Effect of protection on plant community dynamics in the Mediterranean arid zone of southern Tunisia: a case study from Bou Hedma national park

Published Date
February 28, 2013
Type
Journal Article
Effect of protection on plant community dynamics in the Mediterranean arid zone of southern Tunisia: a case study from Bou Hedma national park
Authors:
Azaiez Ouled Belgacem
Mohamed Tarhouni, Mounir Louhaichi

Ecosystems protected from heavy grazing impacts, such as national parks and refuges, are generally considered to sustain higher plant species diversity and better ecosystem composition and structure compared to heavily grazed areas. To evaluate the impact of livestock grazing, we sampled vegetation characteristics from two areas having different grazing intensity levels. The first site has high protection from grazing and is located inside the Bou Hedma National Park in Southern Tunisia. The second site has a low protection from grazing and is situated within an open area located immediately outside the park boundary where human populations and their livestock have unrestricted access to ecosystem resources. Total plant cover, density, perennial species cover and their contribution were compared between the two grazing level sites. Results show that considerable positive effects occur in the areas protected from grazing. As compared to the overgrazed (open) sites. Several species known for their high palatability, such as Cenchrus ciliaris L., Salvia aegyptiaca L., Echiochilon fruticosum Desf. and Helianthemum sessiliflorum Desf., are more abundant inside the park than outside. These results are very important for managers to apply this technique as a tool for increasing the resilience of arid ecosystems, qualified very vulnerable to climate change.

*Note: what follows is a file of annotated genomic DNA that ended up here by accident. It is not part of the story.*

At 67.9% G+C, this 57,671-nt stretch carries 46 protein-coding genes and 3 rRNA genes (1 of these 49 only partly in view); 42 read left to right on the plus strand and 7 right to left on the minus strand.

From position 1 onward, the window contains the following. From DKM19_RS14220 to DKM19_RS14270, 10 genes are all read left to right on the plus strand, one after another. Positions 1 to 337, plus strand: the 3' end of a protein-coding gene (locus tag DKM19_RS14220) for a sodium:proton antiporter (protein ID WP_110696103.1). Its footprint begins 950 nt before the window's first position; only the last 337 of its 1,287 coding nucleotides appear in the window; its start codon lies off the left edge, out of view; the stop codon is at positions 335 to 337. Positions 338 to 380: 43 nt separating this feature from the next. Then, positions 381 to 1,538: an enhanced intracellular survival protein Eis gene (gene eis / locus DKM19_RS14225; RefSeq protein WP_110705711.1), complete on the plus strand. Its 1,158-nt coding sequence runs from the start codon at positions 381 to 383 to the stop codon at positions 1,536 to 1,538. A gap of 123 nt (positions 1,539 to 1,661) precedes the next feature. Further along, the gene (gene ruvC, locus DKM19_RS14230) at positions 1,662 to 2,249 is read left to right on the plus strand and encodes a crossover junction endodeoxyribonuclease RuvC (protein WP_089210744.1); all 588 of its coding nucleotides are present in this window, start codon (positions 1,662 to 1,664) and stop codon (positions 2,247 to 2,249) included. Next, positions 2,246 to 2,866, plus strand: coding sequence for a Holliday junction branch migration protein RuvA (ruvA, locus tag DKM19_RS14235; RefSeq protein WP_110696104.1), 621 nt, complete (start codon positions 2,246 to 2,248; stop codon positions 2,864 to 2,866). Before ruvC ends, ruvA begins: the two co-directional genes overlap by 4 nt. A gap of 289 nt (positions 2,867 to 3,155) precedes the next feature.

Citation:
Azaiez Ouled Belgacem, Mounir Louhaichi, Mohamed Tarhouni. (28/2/2013). Effect of protection on plant community dynamics in the Mediterranean arid zone of southern Tunisia: a case study from Bou Hedma national park. Land Degradation and Development, 24(1), pp. 57-62.